eople nearing the end of their lives are not being given the care they deserve, which includes effective pain management and being treated with dignity and respect, say MPs.
Moreover, due to a lack of National Health Service care and support, 60% of the 500,000 people in England who die each year do so in hospital, even when there is no clinical need for them to be there and the fact that most would prefer to die at home, according to members of the House of Commons Public Accounts Committee, in a new report.
The Department of Health has acknowledged that end-of-life care has not received the priority status that it should, and in July 2008 it published a new strategy committing £286 million in additional funding to the area over two years.
However, the MPs caution that this new money might not be used as intended, and they call on the Department to require Primary Care Trusts (PCTs) to account for how it is spent.
The MPs’ inquiry found a lack of training in basic end-of-life care among front-line staff and poor coordination of health and social care services for the dying, which means the wishes of people approaching death are often not known. And, even where the wish to die at home is clearly communicated, it frequently cannot be satisfied because of the lack of services for caring for people dying at home.
“It is appalling that people dying in hospital are not always being given the end-of-life care they deserve, including effective pain management and being treated with dignity and respect,” said the Committee’s chairman, Conservative MP Edward Leigh. “People approaching the end of life have as much right to quality of life as anyone else,” he added.
The report points to the increasing complexity of end-of-life care provision, with people living longer and the incidence of frailty and multiple conditions in older people rising. At this stage, people often require a mix of services provided in hospitals, care homes, hospices and their own home, delivered by many people, including families and friends, specialist palliative care staff and generalists such as doctors, nurses and social workers.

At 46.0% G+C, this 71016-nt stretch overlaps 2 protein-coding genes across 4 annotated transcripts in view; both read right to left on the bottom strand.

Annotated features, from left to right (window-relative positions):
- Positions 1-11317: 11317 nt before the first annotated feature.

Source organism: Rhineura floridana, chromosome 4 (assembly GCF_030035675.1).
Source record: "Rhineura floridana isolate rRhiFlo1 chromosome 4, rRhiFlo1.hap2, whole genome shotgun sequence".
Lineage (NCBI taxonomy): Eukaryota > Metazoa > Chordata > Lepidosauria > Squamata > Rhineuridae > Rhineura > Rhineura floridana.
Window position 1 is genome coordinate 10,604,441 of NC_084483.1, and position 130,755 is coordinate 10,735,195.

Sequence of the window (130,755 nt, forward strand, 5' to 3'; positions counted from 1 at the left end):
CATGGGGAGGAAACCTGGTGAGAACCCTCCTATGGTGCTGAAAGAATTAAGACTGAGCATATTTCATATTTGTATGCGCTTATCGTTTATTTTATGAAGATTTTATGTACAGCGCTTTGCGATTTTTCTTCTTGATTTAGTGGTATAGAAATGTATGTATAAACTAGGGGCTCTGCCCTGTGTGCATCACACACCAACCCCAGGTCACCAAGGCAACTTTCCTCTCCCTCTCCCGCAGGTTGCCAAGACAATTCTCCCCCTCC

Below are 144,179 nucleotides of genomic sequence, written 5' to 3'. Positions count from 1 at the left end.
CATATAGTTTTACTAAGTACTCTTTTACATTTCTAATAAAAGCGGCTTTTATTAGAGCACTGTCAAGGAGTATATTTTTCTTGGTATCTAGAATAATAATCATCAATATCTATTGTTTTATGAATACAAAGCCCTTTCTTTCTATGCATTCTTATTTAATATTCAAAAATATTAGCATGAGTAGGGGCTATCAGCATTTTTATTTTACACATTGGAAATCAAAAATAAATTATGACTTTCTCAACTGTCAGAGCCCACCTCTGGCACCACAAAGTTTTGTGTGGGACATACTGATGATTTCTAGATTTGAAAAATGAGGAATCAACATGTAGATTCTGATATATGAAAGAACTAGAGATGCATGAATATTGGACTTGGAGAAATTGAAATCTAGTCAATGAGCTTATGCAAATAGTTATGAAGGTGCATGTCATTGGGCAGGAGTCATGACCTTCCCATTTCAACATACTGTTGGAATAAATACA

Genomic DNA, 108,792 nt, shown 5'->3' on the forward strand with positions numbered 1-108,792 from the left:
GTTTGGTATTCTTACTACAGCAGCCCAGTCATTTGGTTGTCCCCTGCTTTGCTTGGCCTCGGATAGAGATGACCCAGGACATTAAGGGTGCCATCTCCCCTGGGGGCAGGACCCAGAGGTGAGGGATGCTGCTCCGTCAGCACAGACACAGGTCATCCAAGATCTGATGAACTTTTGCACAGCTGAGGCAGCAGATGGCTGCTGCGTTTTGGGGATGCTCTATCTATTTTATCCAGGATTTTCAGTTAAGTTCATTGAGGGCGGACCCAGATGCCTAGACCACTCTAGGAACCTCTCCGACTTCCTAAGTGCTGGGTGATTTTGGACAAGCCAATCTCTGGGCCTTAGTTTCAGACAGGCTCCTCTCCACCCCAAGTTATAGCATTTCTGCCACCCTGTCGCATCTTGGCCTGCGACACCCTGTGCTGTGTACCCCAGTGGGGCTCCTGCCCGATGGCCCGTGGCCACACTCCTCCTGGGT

Millions on palliative care
In 2006-7, PCTs estimated they spent £245 million on specialist palliative care, delivered by around 5,500 staff with specific training in the management of pain and other symptoms. However, there are no estimates of the full financial cost of end-of-life care, largely because of difficulties in identifying the proportion of time generalist staff spend with such patients, although the cost to NHS and social care services of providing care to cancer patients alone in the 12 months prior to death (27% of deaths) is put at £1.8 billion.
The MPs say that, in improving the skills of health and social care staff, much can be learned from “the gold standard of service” provided by hospices. They also note that around 70% of independent hospices currently have only one-year contracts with the NHS and that for 97%, the funding they receive does not cover fully the costs of NHS services which they provide. The report calls on PCTs to put in place three-year rolling contracts - which should cover the costs of the NHS services provided - to enable hospices to better plan their use of resources and develop their contracts.
Moreover, more people could be supported to die in their own homes or in a care home if there was a more responsive system for providing the equipment and support services needed, says the report, which also urges PCTs to check that care home residents have the same access to GPs and other health professionals as they would if they were living in their own homes.